Filed under: Recaps & Reviews
What do you get when you have Lucifer and an object touched by the hand of God? Not much.
Never underestimate the resolve of a desperate man. That is exactly what Crowley did when he released a soul from its contract he made long ago after the man secured the Horn of Joshua; another hand of God relic. After having killed the man and gotten the horn, Crowley wants to make a deal with the Winchesters: they can have the horn as long as they use it to destroy Lucifer. Sam and Dean aren't liking that deal very much because they want to turn Lucifer loose on Amara because they think he has a shot at stopping her first. Eventually, they convince Crowley to put his ego aside and but they still had Rowena and the book of the damned the last time Lucifer got out of his cage. Elsewhere, Rowena is very much alive and helping Amara to recover from the angel smiting she suffered several weeks back. Siding with the latest superpower seems like a good idea until she understand that Amara's power is something else entirely and she may not have made the best choice. She sends a quick distress call to Crowley and agrees to help them in their trap for Lucifer but, of course, that doesn't go as well as planned. Lucifer is more powerful than what the boys are used to handling and Castiel is doing nothing to hold him back. Crowley enters Lucifer's body and tries to plead with Castiel but he seems too oblivious to even care. Eventually Lucifer gets free and takes the Horn of Joshua from the boys. He planned to kill them but then Amara shows up, fully powered and ready for the face-off between God's sister and his fallen son.
Though it had all the makings of an exciting episode, Hell's Angel's lack of focus and poor pacing prevented the show from being great. After a solid start in Saudi Arabia, Crowley was quick to make a deal with the Winchesters but his desire for revenge on Lucifer wasn't allowing him to see the bigger picture. After that, the shifting focus between the three of them, Lucifer and Amara started to mess with the pacing too much. The Winchesters were setting a trap for Lucifer with the King of Hell but as soon as things got interesting, the show shifted to Amara recovering with the help of Rowena and then to Lucifer in heaven. It's all one big story but the three were quite separate from one another and Lucifer's time in heaven didn't go anywhere during the episode so it just felt like it was taking away from the other two.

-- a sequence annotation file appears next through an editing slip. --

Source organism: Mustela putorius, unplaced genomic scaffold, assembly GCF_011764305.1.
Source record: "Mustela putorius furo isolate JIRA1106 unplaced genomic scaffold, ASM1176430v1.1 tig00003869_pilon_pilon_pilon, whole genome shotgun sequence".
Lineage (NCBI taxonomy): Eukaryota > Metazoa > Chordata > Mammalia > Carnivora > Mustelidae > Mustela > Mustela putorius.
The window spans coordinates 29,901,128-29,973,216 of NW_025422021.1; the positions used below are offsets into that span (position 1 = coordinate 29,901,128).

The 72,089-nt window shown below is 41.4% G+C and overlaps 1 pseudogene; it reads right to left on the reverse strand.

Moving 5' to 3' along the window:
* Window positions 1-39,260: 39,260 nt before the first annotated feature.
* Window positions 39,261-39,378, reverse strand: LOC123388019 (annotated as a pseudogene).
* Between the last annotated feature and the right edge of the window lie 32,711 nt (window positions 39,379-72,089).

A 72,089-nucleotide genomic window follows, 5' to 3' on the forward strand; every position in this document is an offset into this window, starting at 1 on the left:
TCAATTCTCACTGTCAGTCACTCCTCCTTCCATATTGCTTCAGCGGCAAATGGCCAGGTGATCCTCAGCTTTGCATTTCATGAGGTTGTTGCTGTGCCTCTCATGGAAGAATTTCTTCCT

As far as surprises go, it was definitely a surprise to see the return of Rowena. While her surprise will definitely shake a few things up for the remainder of the season, I wish that they didn't completely reveal how she survived in this episode. Doing so in a later episode would have kept the mystery for a later time and taken up less time in an already packed episode. Ideally, the episode would have spent more time with Crowley in Castiel's head, trying to convince him that he needed to expel Lucifer and ultimately failing which would make Castiel appear more lost that we previously thought.
Speaking of Castiel and Lucifer, it's become easy to forget how good Misha Collins is as Castiel since his dull turn as Lucifer. Collins doesn't walk the fine line between charming and utterly menacing the way that Mark Pellegrino does and his take on Lucifer just comes across as goofy. Besides a similar smirk that Pellegrino sometimes used, Collins never comes across as rebellious archangel in the role but more like a powerful child that people don't want to upset.
All in all, Hell's Angel did a lot to further to the plot but rushed the big moments before the episode could hit its stride. It looks like Supernatural will take another break from the war between Amara and God when it returns on April 27th with The Chitters.
Tags: Supernatural, Dean Winchester, Sam Winchester, Jensen Ackles, Jared Padalecki, Castiel, Misha Collins, Mark Pellegrino
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